Posts

Things May Fall Apart but You Will Make it Through with a Little Help from your Family, Friends, Teachers, and School

We are pleased to feature this thoughtful essay about first generation college students from Professor Margarita Azmitia. Dr. Azmitia grew up in Guatemala and is a Professor of Psychology at the University of California at Santa Cruz. She studies how family, peer, schools, and communities contour adolescents and young adults educational and identity pathways, adolescents’ friendships, […]

Support matters! New study shows how stress and social support affect underrepresented students’ educational outcomes

  Wittrup, A. R., & Hurd, N. M. (2021). The role of trajectories of stress and social support in underrepresented students’ educational outcomes. Applied Developmental Science. https://doi.org/10.1080/10888691.2021.1906677 Summarized by Ariel Ervin Notes of Interest: Many underrepresented college students not only have to cope with stressors that are associated with being in college but also ones that […]

Are supportive relationships enough? The great debate continues

by Jean Rhodes In their provocative new paper, Back to the Future: Mentoring as Means and End in Promoting Child Mental Health, mentoring experts Tim Cavell, Renée Spencer & Sam D. McQuillin make the case for several approaches, including the “supportive mentoring” approach, wherein the “mentoring relationship is not intended as a targeted intervention designed to produce […]

Profiles in Mentoring: A Conversation with Johanna Greeson on Natural Mentoring and Foster Care

Below is a profile of Professor Johanna Greeson. Johanna’s excellent new book will be out next month!  by Kate Powers Introduction: Johanna Greeson is an Assistant Professor in the School of Social Policy & Practice at the University of Pennsylvania. Dr. Greeson received her MSW from Bryn Mawr College in 1999, and then returned to […]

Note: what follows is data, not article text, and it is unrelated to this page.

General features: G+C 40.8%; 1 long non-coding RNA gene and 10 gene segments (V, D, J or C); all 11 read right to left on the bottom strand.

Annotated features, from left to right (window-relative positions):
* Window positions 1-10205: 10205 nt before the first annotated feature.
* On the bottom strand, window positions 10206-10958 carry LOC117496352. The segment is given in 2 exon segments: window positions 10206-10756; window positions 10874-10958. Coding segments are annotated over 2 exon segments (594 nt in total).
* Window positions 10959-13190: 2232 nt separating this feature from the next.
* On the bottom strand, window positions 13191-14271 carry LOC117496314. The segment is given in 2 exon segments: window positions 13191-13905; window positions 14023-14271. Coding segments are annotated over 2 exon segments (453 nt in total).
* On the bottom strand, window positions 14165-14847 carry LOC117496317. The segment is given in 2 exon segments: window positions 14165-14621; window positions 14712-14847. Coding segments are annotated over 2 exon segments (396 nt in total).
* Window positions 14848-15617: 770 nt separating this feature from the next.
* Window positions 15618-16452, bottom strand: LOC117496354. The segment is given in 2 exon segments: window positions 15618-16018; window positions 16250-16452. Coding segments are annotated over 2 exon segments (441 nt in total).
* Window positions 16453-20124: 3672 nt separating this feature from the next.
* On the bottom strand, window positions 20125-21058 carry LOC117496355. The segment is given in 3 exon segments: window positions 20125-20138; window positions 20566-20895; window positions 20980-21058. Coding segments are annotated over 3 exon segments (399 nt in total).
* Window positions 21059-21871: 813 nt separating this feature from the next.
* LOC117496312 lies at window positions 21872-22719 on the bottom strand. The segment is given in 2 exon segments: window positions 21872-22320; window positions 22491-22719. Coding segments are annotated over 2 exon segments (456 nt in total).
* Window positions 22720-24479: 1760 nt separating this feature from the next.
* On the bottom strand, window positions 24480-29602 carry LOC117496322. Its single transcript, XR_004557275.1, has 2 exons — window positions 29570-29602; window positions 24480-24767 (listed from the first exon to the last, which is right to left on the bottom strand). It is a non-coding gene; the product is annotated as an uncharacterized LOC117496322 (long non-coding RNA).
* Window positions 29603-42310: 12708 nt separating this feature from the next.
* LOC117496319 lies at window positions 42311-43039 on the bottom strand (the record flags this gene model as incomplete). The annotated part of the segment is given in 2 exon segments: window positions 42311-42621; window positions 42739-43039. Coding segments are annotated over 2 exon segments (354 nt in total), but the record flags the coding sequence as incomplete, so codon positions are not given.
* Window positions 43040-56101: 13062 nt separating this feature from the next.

Mentoring and the New Science of “Wise Interventions”

  In his influential paper, The New Science of Wise Intervention, Stanford psychologist Gregory Walton argued for the importance of first developing psychologically precise theories of change that target the processes (e.g., maladaptive thoughts, behaviors, feelings, environments) that impede thriving and then developing interventions that efficiently target and alter these processes. Changes in these processes […]

Complicated lives, complicated excuses

by Jean Rhodes I maintain an email file of the student excuses I’ve received in my 20 years as a professor at UMass Boston. Some are predictable for college students, “I spilled coke on my computer and it turned off and won’t come back on,” or “This is embarrassing but I was several pages into […]

Foster care youth speak: We need career mentoring!

Hudson, A. (2015). Career mentoring needs of youths in foster care: Voices for change. Journal of Child and Adolescent Psychiatric Nursing, 26, 131-137. Background Once young adults age out of the foster care system they are more likely than their non-fostered peers to experience homelessness, poverty, incarceration, and a variety of mental health issues. According […]

Research applies sociological concepts to mentoring programs

Stanton-Salazar, R. (2016). Contributions of social capital theory and social network models in advancing the connection between students’ school-based learning and community-based opportunities for pursuing interest-driven learning. Paper presented at Power Brokers: Building Youth Social Capital through Connected Learning. University of California, Irvine.   Summarized by Justin Preston In a paper presented in the Fall […]

Creating a Culturally Relevant Mentoring Program for Girls of Color

By Bernadette Sanchez, Ph.D. Not too long ago, my colleagues and I created a mentoring program, called GirlPOWER!, for African American and Latina early adolescent girls. Our goal was to ensure that the program was gender specific as well as culturally and developmentally appropriate. We created the program in collaboration with Big Brothers Big Sisters […]

Phrasing, please: New research highlights impact of comparisons using gendered language

Posted by Alex Shaskevitch, Futurity.org Saying something like “girls are as good as boys at math” might come with good intentions and the intent to encourage, but it can backfire, according to new paper. Although well-meaning, the statement, which parents and teachers often express, can subtly perpetuate the stereotypes they are trying to debunk, study […]